Archive for August, 2013

DANGERS OF CONCUSSIONS: Reflections on the NFL Settlement

Probably like yourself, I’ve been reading a lot of reports in recent days about the landmark settlement between the NFL and the 4,500 injured players who filed suit. As you know, the total amount to be paid out is $765 million.

That is, of course, a whopping amount of money. Except that you have to put it in perspective. The NFL is guaranteed $40 billion in media revenue in the years to come. Compared to that whopping amount, $765 mil is just a relatively small drop in the bucket.

Furthermore, as part of the deal, the NFL doesn’t have to open up its medical records on how these former players were treated for concussions when they were playing. The vast majority of the players insist that their symptoms were ignored, just so they could be pushed to get back on the field.

But with the terms of the settlement, neither they or anyone else will ever know the truth of their medical diagnoses.

As the Wall Street Journal trumpeted in a headline in today’s paper, this settlement was a big victory for the NFL for all the reasons listed above.

So why did the players’ association decide to take the deal?

Probably because, according to legal experts, the players’ association knew that they would have a very hard time proving in court that the players’ health issues were caused solely by hits in a pro game. After all, suppose the concussions were caused by hits from college or HS games? Or even youth games? If that were the case, then the NFL wouldn’t be liable at all. And that was seen as a big risk for the players’ association.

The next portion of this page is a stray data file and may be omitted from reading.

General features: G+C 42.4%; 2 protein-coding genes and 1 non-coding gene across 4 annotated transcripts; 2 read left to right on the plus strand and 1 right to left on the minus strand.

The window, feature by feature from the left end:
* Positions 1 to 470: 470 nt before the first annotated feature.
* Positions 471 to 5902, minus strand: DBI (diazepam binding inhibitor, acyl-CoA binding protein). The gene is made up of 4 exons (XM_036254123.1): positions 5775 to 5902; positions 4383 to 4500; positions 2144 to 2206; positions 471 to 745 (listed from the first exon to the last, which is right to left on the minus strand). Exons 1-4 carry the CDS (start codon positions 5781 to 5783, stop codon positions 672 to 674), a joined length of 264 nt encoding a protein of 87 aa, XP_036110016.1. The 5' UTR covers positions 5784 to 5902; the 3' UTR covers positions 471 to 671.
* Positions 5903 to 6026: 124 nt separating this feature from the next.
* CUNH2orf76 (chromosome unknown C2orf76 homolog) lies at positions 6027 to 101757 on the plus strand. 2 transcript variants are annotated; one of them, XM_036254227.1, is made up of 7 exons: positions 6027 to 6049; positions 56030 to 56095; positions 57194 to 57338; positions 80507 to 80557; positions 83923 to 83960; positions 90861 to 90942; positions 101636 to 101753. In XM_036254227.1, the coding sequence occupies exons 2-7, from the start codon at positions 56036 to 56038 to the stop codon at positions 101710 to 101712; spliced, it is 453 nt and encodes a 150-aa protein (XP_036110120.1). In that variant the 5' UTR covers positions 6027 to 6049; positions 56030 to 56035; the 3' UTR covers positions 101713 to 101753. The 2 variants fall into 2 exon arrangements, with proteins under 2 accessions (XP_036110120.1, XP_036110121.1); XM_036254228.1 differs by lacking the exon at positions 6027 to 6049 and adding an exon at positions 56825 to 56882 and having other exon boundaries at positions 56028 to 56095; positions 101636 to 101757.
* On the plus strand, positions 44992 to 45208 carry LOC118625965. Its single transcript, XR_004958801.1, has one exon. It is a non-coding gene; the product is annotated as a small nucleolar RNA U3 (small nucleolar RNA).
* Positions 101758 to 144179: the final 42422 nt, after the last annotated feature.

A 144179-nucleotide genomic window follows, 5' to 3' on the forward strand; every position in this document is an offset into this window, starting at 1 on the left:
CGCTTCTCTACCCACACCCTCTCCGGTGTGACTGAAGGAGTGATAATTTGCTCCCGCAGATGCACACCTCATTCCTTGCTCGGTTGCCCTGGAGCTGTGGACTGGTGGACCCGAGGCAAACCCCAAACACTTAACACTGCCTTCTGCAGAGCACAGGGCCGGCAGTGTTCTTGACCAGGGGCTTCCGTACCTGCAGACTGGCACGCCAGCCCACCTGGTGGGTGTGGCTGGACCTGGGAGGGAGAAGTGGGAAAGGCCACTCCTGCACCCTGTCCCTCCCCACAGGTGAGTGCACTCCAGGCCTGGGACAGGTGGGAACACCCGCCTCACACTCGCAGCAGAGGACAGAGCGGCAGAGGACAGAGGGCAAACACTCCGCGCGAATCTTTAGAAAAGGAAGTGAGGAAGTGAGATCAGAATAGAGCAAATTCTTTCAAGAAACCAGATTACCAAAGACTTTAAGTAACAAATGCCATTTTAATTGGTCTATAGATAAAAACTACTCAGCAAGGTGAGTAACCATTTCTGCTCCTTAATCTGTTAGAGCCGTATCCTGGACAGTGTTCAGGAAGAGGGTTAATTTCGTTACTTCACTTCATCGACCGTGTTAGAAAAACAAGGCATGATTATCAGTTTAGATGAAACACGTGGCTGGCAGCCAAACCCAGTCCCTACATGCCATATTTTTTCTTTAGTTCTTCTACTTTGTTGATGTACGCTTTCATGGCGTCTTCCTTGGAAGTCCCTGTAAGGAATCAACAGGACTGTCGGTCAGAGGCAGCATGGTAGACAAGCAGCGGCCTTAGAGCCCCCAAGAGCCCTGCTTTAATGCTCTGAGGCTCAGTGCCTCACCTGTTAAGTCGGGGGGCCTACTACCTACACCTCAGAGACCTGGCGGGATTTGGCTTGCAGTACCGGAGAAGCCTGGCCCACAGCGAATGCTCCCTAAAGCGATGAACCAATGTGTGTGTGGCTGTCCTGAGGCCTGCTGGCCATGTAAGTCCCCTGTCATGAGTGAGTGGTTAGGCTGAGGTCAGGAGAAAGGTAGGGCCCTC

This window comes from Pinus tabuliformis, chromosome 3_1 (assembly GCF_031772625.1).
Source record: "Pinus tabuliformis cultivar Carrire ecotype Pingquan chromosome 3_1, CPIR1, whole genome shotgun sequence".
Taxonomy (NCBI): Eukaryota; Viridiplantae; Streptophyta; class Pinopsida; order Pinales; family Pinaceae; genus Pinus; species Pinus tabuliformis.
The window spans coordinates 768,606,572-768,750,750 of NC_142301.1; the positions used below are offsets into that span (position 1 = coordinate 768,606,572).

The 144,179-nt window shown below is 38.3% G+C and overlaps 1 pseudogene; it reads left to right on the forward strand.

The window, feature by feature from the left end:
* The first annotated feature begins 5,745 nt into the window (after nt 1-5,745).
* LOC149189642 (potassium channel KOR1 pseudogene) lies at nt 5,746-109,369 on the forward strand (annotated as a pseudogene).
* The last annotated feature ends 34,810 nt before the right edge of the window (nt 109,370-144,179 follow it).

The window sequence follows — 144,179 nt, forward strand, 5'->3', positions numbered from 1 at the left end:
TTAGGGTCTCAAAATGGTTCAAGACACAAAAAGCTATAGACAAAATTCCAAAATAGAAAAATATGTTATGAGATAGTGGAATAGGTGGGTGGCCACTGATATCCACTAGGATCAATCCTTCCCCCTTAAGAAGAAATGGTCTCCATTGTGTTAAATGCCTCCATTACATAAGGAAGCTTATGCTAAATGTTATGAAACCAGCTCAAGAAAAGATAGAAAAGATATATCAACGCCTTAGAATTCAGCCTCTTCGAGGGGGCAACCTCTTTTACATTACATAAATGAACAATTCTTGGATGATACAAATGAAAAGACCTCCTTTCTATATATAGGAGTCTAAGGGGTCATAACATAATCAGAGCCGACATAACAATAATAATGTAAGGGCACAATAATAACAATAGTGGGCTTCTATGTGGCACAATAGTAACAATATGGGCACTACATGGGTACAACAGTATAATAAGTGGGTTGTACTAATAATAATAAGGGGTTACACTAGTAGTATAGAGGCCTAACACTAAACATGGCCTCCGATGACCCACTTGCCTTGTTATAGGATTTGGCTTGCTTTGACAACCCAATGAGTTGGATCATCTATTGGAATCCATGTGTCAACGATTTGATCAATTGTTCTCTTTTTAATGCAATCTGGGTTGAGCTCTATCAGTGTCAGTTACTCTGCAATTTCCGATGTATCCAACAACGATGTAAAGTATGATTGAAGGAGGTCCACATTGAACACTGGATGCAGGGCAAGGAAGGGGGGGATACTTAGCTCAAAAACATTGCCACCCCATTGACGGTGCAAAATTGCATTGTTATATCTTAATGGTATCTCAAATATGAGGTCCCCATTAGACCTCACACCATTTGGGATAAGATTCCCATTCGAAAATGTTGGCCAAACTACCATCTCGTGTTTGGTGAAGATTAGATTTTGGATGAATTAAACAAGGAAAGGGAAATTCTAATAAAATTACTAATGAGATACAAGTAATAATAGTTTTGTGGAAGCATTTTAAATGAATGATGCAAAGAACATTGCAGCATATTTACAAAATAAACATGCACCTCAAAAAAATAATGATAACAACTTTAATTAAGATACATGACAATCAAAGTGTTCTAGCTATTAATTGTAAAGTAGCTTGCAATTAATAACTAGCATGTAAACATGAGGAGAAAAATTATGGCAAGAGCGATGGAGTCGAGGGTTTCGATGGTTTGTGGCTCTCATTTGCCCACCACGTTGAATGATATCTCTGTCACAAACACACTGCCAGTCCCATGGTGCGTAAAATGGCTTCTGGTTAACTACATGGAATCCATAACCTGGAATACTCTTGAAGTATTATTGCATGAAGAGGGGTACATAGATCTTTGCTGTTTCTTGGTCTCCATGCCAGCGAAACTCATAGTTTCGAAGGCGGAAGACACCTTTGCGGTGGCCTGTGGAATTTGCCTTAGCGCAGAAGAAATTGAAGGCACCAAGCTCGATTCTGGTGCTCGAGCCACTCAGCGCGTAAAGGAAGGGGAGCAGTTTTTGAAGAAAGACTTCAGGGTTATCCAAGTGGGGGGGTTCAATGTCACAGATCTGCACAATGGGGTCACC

Bottom line? The players’ association must have decided to take the money and settle. Yes, it’s still a lot of money, but in the end, the NFL wins, if nothing else because the matter is now settled, once and for all.

All this being said, would you still let your son play football?


OBESITY CONCERNS: What Sports Parents Need to Know about the Latest Research


A Timely Reminder From Britain About How Equal Opportunity in Youth Sports Enhances Public Health

By Doug Abrams 

A survey published last week reports that only about half of the nation’s seven-year-olds engage in sufficient physical exercise each day to stay healthy. Only 63% of boys and 38% of girls achieve the recommended one hour or more of daily “moderate to vigorous intensity physical activity.” On average, boys and girls in this age group remain sedentary for six to seven hours each day, a bulk of their waking time. The survey’s researchers warn that inactive children may develop habits that encourage inactivity throughout adulthood.  

More bad news about today’s American kids, whose increasingly sedentary lifestyle has helped produce a national epidemic of pediatric obesity? Not this time.

Last week’s survey, published in the peer-reviewed BMJ Open journal, concerns children in another western industrialized nation, the United Kingdom (England, Scotland, Wales and Northern Ireland). Because the UK survey tracks public health risks and trends that are also apparent here in the United States, the survey’s findings and recommendations remain instructive to Americans.

When it comes to promoting physical exercise among children and adolescents, Britain and the United States share common problems that invite common solutions. Britons can learn from the American experience, and Americans can learn from the British.

Common Problems